One of the albums I found on my recent South African trip last October catched my attention for the strange cover -the keyhole!-and some awesome obscure titles. This rare album came from a black radio-station and the fact that the last track on side B had been censored simply blew my mind. Scratching out the track with a nail (!) and obscuring the typography on the label and artwork of the cover is quite bizarre although it was not an unusual practice in South Africa’s dark days of Apartheid. The reason for censoring remains unclear since Kid Manotcha’s ”Up The Chiefs” is actually an instrumental track but therefore all the more intruiging. More on banned beats in a future post.
Ever heard of groups like The Fast Move, Soul Rhythmers or Black Lightening? Or Kid Moncho and Izintombi Zodumo?? Well, I hadn’t either until I got this album, produced by Almon Memela, who also wrote a few of the compositions presented here in today’s post, a pick up on the thread Township Soul & Boogie.
Most of the artists on this LP are probably studio-musicians who worked with Almon Memela on several recordings in the bump and soul genre, styles that were popular in South Africa in 1975.
The best known track is the lovely ‘Three Steps To Heaven’, a cover of an original song by Eddie Cochran, the signature sound of the late 1950s. This brilliant gem is one of the best love songs of the 20th century and presented here in a good-humoured reggea-vibe.
Umoya is a German based reggae band, founded in 1982. Its name is Swahili for “unity”. Their EP ‘Satisfy/ Party / Feels Good/ Oya Kae’ was released as 12″ in 1985. There might be a subtle difference in spelling the name but Umoja was formed in South Africa by Alec ‘Om’ Khaoli’s after leaving Harari.
This 45 rpm single “Oya Kae” was released that same year on CBS Records. The spelling of the name of Umoja is confusing since the German group recorded this seldom seen track. Alas, the pressing or mastering of this particular disc is not 100% but its rarity makes up for the sound quality.
Does anybody knows in which country this single was originally released??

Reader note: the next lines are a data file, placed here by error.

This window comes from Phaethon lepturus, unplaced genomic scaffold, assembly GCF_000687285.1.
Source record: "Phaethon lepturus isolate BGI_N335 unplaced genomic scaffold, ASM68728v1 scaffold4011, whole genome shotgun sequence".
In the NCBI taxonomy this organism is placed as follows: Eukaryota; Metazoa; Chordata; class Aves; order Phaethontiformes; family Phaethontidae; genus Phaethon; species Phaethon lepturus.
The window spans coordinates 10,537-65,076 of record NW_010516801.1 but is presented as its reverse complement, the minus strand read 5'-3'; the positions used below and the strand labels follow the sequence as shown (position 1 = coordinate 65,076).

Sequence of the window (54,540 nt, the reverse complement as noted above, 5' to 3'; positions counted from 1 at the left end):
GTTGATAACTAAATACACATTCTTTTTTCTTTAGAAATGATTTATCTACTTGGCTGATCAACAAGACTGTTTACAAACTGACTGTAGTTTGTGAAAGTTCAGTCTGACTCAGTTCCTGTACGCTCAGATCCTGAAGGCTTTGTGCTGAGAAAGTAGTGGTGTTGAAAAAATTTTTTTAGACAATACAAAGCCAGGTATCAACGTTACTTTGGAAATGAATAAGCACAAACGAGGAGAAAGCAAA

in today’s post I want to highlight the work and the voice of a truly great South African singer who had her share of success but who also suffered from bad luck and discrimination. The tragic story of “Lady Africa”, Margaret Singana.
Her biggest hits are the uptempo boogie tracks ‘Where Is The Love’ and ‘We Are Growing’ and I guess that not many people will be familiar with the soul side of this versatile singer.
Just listen to ‘Cry To Me’ and ‘Stand By Your Man’, both sung in a deep heart-felt bluesy voice and backed by equally great musicians. Margaret Singana delivers and knows how to make these standards her own.
Her irrestible singing style was influenced by American R&B, deep Southern Soul, Black Gospel & Disco. Her vocal abilities can stand the test with those of Candi Staton and even Aretha Franklin, America’s First Lady of Gospel & Soul. But it’s Margaret Singana’s spirit and voice from deep within that defines the moment and accentuates her African roots.
MargaretSingana was born Margaret M’cingana in Queenstown in 1938 . As a teenager she went to Johannesburg to look for work in the music industry. She became the first black artist to feature on the white-dominated Radio 5 hit parade. Her version of “I Never Loved a Man The Way I Loved You” became a local hit. But due to strict laws for black inhabitants of South Africa she did not succeed to break through and she became a domestic worker, victimized by the ruthless Apartheid’s regime. Her employer however discovered her musical talent and introduced her to a record company.
Margaret Singana’s big moment came in 1973 with the release of ‘The Warrior called Ipi ‘N Tombia’, a reworking of the musical Ipi ‘N Tombi written by Bertha Egnos and her daughter, lyricist Gail Lakier.
In the following years, she released several other albums in South Africa, mostly produced by Patric Van Blerk which were a success in her homeland, but her performances in Europe yielded. Margaret Singana was nicknamed ‘Lady Africa’. In 1978 she had a stroke, but she recovered and came back. In the mid ’80s, she sang “We Are Growing”, the title song of the television series Shaka Zulu. This song became a No. 1 hit in the Netherlands a few years later. The Dutch released 12″ of Shaka Zulu ‘We Are Growing’ contains the original version, the extended remix and a song that is quite special for Margaret Singana as she sings in her native language isiXhosa, not in English. ‘Hamba Bekhile’ is a traditional song that women sing after brewing beer when they pass the calabash around the thirsty men to sample the brew. It’s also the name of an album that was released in 1978
But that hit was to be her final bow and the woman affectionately dubbed ‘Lady Africa’ died largely forgotten in 2000 at the age of 63, crippled and bound to a wheelchair and in a financial situation unfitting a star appropriately.